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Da Vinci Hysterectomy Lawsuit Alleges Ongoing Complications

Da Vinci Hysterectomy LawsuitWith the increased use of the da Vinci robot surgical system comes increased public concern over the potential for serious risks. The latest plaintiff to file a complaint with regard to the robotic surgery is Melissa Pearson, a resident of Tennessee.

The da Vinci hysterectomy lawsuit, which was filed on July 2, 2014, is currently proceeding in the U.S. District Court for the Northern District of California before Magistrate Judge Donna M. Ryu.

The plaintiff demands compensation from Intuitive Surgical Inc., the manufacturer of the da Vinci system, in excess of $75,000 for her physical injuries and economic losses.

Da Vinci robotic surgery system

The da Vinci system is a robotic device that involves the use of tiny wristed instruments, which have the capacity to move beyond the range of motion of a human hand. It also involves a 3D vision system. The surgeon is in complete control of the movements of the instruments, guiding them through simple and complex surgeries. The da Vinci system has been increasingly used for gynecological surgeries such as the procedure endured by the plaintiff, in addition to surgeries for kidney, prostate, and gallbladder issues.

The manufacturer touts the system as being a safer alternative to traditional surgery because it enables a faster recovery time with a reduced risk of complications, such as bleeding. However, a flood of adverse event reports have been noted in association with the system. In fact, researchers from Johns Hopkins have concluded that da Vinci robotic surgery complications have been significantly under-reported.

Plaintiff developed severe complications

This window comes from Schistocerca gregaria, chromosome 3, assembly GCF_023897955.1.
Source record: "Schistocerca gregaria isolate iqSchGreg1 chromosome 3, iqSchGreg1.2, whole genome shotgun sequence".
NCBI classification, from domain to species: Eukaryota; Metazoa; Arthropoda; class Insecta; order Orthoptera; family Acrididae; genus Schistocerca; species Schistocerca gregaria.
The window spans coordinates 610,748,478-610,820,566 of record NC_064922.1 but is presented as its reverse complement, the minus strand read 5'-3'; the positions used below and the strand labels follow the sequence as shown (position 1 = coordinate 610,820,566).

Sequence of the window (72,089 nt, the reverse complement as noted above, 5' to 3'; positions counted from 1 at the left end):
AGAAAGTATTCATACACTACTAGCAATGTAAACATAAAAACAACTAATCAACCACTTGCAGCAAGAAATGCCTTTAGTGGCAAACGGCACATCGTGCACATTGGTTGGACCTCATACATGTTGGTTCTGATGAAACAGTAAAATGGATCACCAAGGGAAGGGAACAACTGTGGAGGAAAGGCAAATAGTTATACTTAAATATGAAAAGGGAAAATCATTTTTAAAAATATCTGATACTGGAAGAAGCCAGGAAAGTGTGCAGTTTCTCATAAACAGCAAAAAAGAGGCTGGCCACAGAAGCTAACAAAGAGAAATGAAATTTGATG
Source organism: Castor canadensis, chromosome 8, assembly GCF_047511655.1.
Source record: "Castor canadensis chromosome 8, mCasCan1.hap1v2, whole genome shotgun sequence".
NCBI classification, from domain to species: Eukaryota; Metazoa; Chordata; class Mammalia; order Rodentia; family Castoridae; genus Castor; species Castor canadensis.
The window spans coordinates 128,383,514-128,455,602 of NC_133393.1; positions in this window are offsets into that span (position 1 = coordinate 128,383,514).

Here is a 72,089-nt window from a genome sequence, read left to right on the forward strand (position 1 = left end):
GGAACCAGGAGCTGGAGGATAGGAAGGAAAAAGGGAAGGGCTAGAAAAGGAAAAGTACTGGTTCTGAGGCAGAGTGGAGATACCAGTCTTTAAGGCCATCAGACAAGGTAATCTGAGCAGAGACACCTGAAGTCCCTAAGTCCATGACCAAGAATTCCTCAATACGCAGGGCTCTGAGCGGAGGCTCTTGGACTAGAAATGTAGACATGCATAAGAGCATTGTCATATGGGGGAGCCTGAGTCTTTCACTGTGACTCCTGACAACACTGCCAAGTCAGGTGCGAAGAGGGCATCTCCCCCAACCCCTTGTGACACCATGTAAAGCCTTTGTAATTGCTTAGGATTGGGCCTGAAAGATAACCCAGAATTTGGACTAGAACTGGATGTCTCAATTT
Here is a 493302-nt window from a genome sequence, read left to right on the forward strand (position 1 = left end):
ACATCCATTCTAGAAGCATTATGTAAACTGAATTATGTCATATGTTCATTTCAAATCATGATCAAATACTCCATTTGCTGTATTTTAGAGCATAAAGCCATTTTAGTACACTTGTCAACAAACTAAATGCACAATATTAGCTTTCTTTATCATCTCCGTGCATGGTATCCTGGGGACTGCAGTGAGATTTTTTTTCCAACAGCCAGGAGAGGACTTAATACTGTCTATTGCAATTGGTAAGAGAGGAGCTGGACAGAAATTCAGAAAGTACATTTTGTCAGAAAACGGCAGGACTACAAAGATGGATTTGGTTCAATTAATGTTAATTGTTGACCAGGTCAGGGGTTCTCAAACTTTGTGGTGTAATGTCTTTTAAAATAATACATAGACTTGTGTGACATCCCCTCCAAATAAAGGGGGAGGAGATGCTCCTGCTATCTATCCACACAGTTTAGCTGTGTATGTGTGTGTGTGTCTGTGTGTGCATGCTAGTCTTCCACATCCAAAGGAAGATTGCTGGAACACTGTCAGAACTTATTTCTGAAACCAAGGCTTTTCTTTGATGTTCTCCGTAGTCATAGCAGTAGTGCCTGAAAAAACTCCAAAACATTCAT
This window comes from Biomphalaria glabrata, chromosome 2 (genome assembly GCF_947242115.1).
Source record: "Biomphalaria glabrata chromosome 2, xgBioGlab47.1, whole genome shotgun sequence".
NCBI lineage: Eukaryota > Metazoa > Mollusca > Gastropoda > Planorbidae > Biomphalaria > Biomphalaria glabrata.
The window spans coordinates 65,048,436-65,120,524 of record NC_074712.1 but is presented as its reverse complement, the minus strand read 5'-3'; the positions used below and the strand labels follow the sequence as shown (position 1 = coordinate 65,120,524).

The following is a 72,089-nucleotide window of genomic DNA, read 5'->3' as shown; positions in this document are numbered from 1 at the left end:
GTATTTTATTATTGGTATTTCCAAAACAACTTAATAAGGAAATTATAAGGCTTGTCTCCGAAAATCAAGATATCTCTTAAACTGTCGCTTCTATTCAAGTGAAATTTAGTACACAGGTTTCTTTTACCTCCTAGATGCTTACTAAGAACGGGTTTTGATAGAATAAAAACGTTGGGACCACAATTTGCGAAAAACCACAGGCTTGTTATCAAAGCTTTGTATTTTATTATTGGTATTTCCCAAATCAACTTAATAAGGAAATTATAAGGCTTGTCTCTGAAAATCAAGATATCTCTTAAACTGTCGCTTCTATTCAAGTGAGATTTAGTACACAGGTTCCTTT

Although the da Vinci system was supposed to be safer than other surgical approaches, Pearson’s da Vinci hysterectomy lawsuit alleges significant complications. She had her surgery on July 16, 2013 and was subsequently diagnosed with a post-operative pelvic abscess, which refers to a pocket of infection in the area of operation. Shortly after enduring the surgery, the plaintiff complained of severe abdominal pain and a sore throat, and was found to have a 103-degree fever.

The plaintiff was hospitalized for six days after the drainage of the abscess with a catheter and needle. She was discharged with the catheter still in place. According to her lawsuit regarding the robot surgery injury, Pearson continues to suffer from severe pain from her complications.

Intuitive accused of failing to provide adequate warnings

The plaintiff’s da Vinci hysterectomy case accuses Intuitive of having knowledge of the potential complications, which have included the plaintiff’s injuries as well as burns, tears, dehiscences, blood loss, sepsis, hematomas, adhesions, and fistulas. The lawsuit points to the risk of damage to internal organs and structures, including the blood vessels, bladder, and bowel, and the complaint notes that many complications have the potential to lead to premature death.

Despite all of these risks, the complaint claims the defendant has failed to provide adequate warnings to healthcare providers and patients. The lawsuit further charges Intuitive with failure to conduct sufficient safety tests on the system and failing to properly train physicians on the use of the robot-assisted device.

  1. The New York Times, New Concerns on Robotic Surgeries,
  2. Da Vinci, da Vinci®…Changing the Experience of Surgery,